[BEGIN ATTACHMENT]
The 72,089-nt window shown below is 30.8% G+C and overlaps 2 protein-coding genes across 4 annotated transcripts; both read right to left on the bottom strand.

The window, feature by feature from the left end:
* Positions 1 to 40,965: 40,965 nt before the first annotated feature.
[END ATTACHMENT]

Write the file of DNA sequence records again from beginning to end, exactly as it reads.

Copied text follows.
The 72,089-nt window shown below is 30.8% G+C and overlaps 2 protein-coding genes across 4 annotated transcripts; both read right to left on the bottom strand.

The window, feature by feature from the left end:
* Positions 1 to 40,965: 40,965 nt before the first annotated feature.